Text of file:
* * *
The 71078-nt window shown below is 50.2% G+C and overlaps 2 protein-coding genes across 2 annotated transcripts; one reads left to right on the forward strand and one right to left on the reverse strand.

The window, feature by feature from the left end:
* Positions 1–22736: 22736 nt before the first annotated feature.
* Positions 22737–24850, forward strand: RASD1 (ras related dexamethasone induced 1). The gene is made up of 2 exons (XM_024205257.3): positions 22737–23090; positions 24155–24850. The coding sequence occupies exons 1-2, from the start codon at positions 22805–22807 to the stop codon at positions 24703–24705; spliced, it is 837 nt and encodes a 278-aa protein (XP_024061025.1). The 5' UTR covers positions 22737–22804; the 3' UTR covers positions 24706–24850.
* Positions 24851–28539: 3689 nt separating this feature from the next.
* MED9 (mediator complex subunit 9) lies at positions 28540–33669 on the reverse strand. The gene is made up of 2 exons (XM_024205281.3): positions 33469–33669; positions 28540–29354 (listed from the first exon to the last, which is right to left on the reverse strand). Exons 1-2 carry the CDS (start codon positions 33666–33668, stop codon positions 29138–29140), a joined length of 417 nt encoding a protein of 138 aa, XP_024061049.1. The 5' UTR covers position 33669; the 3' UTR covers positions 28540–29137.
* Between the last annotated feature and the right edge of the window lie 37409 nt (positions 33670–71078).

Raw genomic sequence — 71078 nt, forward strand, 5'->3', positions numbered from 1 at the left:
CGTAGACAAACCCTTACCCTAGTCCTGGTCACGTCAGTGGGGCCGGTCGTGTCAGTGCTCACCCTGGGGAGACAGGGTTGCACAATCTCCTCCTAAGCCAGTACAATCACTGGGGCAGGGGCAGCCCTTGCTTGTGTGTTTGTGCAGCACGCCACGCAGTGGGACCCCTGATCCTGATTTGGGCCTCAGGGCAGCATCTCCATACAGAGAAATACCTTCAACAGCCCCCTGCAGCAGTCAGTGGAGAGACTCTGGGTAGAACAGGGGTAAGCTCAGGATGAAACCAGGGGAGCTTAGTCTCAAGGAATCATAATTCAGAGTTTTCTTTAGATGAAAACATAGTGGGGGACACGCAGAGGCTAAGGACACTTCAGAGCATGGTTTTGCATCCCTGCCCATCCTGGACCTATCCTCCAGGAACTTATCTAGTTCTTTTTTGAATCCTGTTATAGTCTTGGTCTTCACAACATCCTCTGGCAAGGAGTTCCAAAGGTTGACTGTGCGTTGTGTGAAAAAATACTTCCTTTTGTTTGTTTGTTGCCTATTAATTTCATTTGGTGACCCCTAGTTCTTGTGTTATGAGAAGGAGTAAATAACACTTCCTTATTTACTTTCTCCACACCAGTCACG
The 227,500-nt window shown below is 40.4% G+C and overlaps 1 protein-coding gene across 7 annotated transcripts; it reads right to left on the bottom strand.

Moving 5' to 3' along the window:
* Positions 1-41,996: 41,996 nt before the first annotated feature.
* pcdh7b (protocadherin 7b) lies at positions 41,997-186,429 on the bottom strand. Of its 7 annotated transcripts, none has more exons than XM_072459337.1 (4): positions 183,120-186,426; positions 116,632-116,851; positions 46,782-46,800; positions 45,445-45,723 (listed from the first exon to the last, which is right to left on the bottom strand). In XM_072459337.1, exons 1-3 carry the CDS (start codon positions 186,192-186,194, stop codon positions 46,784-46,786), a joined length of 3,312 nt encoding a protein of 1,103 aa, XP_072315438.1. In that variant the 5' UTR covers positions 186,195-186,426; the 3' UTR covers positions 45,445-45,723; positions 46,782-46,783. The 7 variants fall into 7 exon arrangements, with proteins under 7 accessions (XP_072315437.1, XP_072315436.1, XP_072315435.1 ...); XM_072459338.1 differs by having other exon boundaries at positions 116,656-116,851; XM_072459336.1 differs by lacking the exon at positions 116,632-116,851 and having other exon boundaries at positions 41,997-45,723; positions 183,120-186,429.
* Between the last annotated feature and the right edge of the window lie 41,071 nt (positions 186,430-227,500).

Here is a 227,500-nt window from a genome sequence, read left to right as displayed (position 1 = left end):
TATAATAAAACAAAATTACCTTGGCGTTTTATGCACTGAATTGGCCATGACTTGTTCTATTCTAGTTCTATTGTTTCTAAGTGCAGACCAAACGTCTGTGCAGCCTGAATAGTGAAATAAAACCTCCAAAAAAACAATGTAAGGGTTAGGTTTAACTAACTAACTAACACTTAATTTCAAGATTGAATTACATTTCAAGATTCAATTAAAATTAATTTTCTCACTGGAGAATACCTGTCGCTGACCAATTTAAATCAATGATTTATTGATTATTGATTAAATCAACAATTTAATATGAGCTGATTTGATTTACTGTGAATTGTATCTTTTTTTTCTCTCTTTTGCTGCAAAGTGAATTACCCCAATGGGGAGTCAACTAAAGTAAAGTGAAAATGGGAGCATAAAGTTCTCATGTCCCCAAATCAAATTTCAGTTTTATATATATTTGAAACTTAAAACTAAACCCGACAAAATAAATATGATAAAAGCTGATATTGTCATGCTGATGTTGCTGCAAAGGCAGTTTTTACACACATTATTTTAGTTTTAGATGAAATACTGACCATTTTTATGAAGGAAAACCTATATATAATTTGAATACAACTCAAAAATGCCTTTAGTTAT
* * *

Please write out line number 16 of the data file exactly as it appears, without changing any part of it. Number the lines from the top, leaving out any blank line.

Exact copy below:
TATAATAAAACAAAATTACCTTGGCGTTTTATGCACTGAATTGGCCATGACTTGTTCTATTCTAGTTCTATTGTTTCTAAGTGCAGACCAAACGTCTGTGCAGCCTGAATAGTGAAATAAAACCTCCAAAAAAACAATGTAAGGGTTAGGTTTAACTAACTAACTAACACTTAATTTCAAGATTGAATTACATTTCAAGATTCAATTAAAATTAATTTTCTCACTGGAGAATACCTGTCGCTGACCAATTTAAATCAATGATTTATTGATTATTGATTAAATCAACAATTTAATATGAGCTGATTTGATTTACTGTGAATTGTATCTTTTTTTTCTCTCTTTTGCTGCAAAGTGAATTACCCCAATGGGGAGTCAACTAAAGTAAAGTGAAAATGGGAGCATAAAGTTCTCATGTCCCCAAATCAAATTTCAGTTTTATATATATTTGAAACTTAAAACTAAACCCGACAAAATAAATATGATAAAAGCTGATATTGTCATGCTGATGTTGCTGCAAAGGCAGTTTTTACACACATTATTTTAGTTTTAGATGAAATACTGACCATTTTTATGAAGGAAAACCTATATATAATTTGAATACAACTCAAAAATGCCTTTAGTTAT